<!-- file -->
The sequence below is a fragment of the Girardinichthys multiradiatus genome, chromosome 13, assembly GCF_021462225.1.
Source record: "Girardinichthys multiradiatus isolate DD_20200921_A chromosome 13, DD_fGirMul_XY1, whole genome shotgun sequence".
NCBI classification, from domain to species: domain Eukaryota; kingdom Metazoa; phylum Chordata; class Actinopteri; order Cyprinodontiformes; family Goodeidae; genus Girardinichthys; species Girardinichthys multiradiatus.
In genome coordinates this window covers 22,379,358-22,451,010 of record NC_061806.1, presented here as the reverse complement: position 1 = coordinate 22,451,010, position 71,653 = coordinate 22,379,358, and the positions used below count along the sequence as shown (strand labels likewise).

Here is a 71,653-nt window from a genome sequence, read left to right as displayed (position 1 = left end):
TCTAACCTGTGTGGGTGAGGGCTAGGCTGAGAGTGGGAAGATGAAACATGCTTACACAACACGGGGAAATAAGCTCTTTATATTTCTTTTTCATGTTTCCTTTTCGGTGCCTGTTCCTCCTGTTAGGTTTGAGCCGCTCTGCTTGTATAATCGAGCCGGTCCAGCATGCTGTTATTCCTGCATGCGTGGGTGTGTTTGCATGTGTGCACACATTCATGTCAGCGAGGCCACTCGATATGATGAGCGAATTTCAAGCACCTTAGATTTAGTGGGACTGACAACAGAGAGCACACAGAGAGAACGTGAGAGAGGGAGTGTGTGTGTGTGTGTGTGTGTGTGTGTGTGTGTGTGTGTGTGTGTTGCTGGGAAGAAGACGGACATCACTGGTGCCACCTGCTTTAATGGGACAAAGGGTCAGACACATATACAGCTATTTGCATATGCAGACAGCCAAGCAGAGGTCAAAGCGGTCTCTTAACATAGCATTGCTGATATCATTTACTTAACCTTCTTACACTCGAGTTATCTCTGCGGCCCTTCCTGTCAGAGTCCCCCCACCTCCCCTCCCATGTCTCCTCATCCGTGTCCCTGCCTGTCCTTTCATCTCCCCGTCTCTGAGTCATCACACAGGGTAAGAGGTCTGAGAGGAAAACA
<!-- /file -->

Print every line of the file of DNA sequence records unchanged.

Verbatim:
The sequence below is a fragment of the Girardinichthys multiradiatus genome, chromosome 13, assembly GCF_021462225.1.
Source record: "Girardinichthys multiradiatus isolate DD_20200921_A chromosome 13, DD_fGirMul_XY1, whole genome shotgun sequence".
NCBI classification, from domain to species: domain Eukaryota; kingdom Metazoa; phylum Chordata; class Actinopteri; order Cyprinodontiformes; family Goodeidae; genus Girardinichthys; species Girardinichthys multiradiatus.
In genome coordinates this window covers 22,379,358-22,451,010 of record NC_061806.1, presented here as the reverse complement: position 1 = coordinate 22,451,010, position 71,653 = coordinate 22,379,358, and the positions used below count along the sequence as shown (strand labels likewise).

Here is a 71,653-nt window from a genome sequence, read left to right as displayed (position 1 = left end):
TCTAACCTGTGTGGGTGAGGGCTAGGCTGAGAGTGGGAAGATGAAACATGCTTACACAACACGGGGAAATAAGCTCTTTATATTTCTTTTTCATGTTTCCTTTTCGGTGCCTGTTCCTCCTGTTAGGTTTGAGCCGCTCTGCTTGTATAATCGAGCCGGTCCAGCATGCTGTTATTCCTGCATGCGTGGGTGTGTTTGCATGTGTGCACACATTCATGTCAGCGAGGCCACTCGATATGATGAGCGAATTTCAAGCACCTTAGATTTAGTGGGACTGACAACAGAGAGCACACAGAGAGAACGTGAGAGAGGGAGTGTGTGTGTGTGTGTGTGTGTGTGTGTGTGTGTGTGTGTGTGTGTTGCTGGGAAGAAGACGGACATCACTGGTGCCACCTGCTTTAATGGGACAAAGGGTCAGACACATATACAGCTATTTGCATATGCAGACAGCCAAGCAGAGGTCAAAGCGGTCTCTTAACATAGCATTGCTGATATCATTTACTTAACCTTCTTACACTCGAGTTATCTCTGCGGCCCTTCCTGTCAGAGTCCCCCCACCTCCCCTCCCATGTCTCCTCATCCGTGTCCCTGCCTGTCCTTTCATCTCCCCGTCTCTGAGTCATCACACAGGGTAAGAGGTCTGAGAGGAAAACA